David Bourget (Western Ontario)
David Chalmers (ANU, NYU)
Rafael De Clercq
Ezio Di Nucci
Jack Alan Reynolds
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Noûs 41 (2):335–353 (2007)
Color relationalism is the view that colors are constituted in terms of relations to perceiving subjects. Among its explanatory virtues, relation- alism provides a satisfying treatment of cases of perceptual variation. But it can seem that relationalists lack resources for saying that a representa- tion of x’s color is erroneous. Surely, though, a theory of color that makes errors of color perception impossible cannot be correct. In this paper I’ll argue that, initial appearances notwithstanding, relationalism contains the resources to account for errors of color perception. I’ll conclude that worries about making room for error are worries the relationalist can meet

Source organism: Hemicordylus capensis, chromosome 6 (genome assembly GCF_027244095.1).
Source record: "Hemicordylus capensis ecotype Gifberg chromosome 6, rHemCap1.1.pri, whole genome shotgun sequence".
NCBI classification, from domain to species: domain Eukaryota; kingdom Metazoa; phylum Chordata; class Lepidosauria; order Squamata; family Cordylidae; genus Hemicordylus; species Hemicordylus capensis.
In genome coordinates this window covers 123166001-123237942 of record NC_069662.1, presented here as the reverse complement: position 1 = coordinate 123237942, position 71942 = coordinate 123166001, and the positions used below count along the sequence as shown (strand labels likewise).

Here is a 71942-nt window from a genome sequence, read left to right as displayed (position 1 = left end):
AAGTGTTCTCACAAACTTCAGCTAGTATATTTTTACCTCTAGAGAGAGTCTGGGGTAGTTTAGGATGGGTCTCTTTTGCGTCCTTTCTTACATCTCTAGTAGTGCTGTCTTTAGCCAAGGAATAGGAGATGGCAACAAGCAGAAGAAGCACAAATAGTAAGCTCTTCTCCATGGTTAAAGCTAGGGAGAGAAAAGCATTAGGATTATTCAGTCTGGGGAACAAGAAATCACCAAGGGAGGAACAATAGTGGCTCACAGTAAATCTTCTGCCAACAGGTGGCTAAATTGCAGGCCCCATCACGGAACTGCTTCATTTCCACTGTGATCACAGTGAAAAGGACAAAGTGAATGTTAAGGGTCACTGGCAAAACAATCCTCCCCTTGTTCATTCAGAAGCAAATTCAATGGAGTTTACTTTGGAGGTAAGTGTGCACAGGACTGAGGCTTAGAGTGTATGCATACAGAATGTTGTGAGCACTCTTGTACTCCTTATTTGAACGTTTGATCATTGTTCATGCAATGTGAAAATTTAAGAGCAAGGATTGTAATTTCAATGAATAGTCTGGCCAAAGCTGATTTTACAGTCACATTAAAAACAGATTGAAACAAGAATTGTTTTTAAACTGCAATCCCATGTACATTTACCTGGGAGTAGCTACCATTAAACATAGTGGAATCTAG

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References found in this work BETA
David Lewis (1986). Philosophical Papers Vol. II. Oxford University Press.
Charles S. Travis (2004). The Silence of the Senses. Mind 113 (449):57-94.
A. D. Smith (2002). The Problem of Perception. Harvard University Press.
Citations of this work BETA
Pendaran Roberts, James Andow & Kelly Schmidtke (2014). Colour Relationalism and the Real Deliverances of Introspection. Erkenntnis 79 (5):1173-1189.
Pendaran Roberts & Kelly Schmidtke (2012). In Defense of Incompatibility, Objectivism, and Veridicality About Color. Review of Philosophy and Psychology 3 (4):547-558.
Stephen Puryear (2013). Leibniz on the Metaphysics of Color. Philosophy and Phenomenological Research 86 (2):319-346.
Pendaran Roberts (2014). Color Relationalism, Ordinary Illusion, and Color Incompatibility. Philosophia 42 (4):1085-1097.
Jeff Speaks (2011). Spectrum Inversion Without a Difference in Representation is Impossible. Philosophical Studies 156 (3):339-361.
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